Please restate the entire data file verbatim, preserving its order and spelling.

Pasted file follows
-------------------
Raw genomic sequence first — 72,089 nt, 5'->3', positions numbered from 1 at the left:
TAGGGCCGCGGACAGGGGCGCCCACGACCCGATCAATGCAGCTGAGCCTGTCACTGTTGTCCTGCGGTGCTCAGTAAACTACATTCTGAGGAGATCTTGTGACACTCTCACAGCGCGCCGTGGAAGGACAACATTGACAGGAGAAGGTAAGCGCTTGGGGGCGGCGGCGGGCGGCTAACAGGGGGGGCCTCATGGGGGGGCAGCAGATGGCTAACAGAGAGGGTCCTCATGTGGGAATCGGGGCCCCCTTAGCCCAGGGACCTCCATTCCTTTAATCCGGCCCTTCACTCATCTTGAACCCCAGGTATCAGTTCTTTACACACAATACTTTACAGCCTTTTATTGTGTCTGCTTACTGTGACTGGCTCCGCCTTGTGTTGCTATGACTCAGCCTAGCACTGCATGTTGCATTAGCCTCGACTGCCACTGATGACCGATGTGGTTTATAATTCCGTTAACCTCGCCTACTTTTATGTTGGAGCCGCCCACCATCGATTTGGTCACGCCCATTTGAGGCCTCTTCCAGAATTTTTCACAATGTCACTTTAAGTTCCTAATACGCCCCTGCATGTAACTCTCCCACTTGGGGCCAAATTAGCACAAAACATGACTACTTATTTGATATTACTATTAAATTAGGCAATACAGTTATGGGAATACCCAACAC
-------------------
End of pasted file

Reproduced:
Raw genomic sequence first — 72,089 nt, 5'->3', positions numbered from 1 at the left:
TAGGGCCGCGGACAGGGGCGCCCACGACCCGATCAATGCAGCTGAGCCTGTCACTGTTGTCCTGCGGTGCTCAGTAAACTACATTCTGAGGAGATCTTGTGACACTCTCACAGCGCGCCGTGGAAGGACAACATTGACAGGAGAAGGTAAGCGCTTGGGGGCGGCGGCGGGCGGCTAACAGGGGGGGCCTCATGGGGGGGCAGCAGATGGCTAACAGAGAGGGTCCTCATGTGGGAATCGGGGCCCCCTTAGCCCAGGGACCTCCATTCCTTTAATCCGGCCCTTCACTCATCTTGAACCCCAGGTATCAGTTCTTTACACACAATACTTTACAGCCTTTTATTGTGTCTGCTTACTGTGACTGGCTCCGCCTTGTGTTGCTATGACTCAGCCTAGCACTGCATGTTGCATTAGCCTCGACTGCCACTGATGACCGATGTGGTTTATAATTCCGTTAACCTCGCCTACTTTTATGTTGGAGCCGCCCACCATCGATTTGGTCACGCCCATTTGAGGCCTCTTCCAGAATTTTTCACAATGTCACTTTAAGTTCCTAATACGCCCCTGCATGTAACTCTCCCACTTGGGGCCAAATTAGCACAAAACATGACTACTTATTTGATATTACTATTAAATTAGGCAATACAGTTATGGGAATACCCAACAC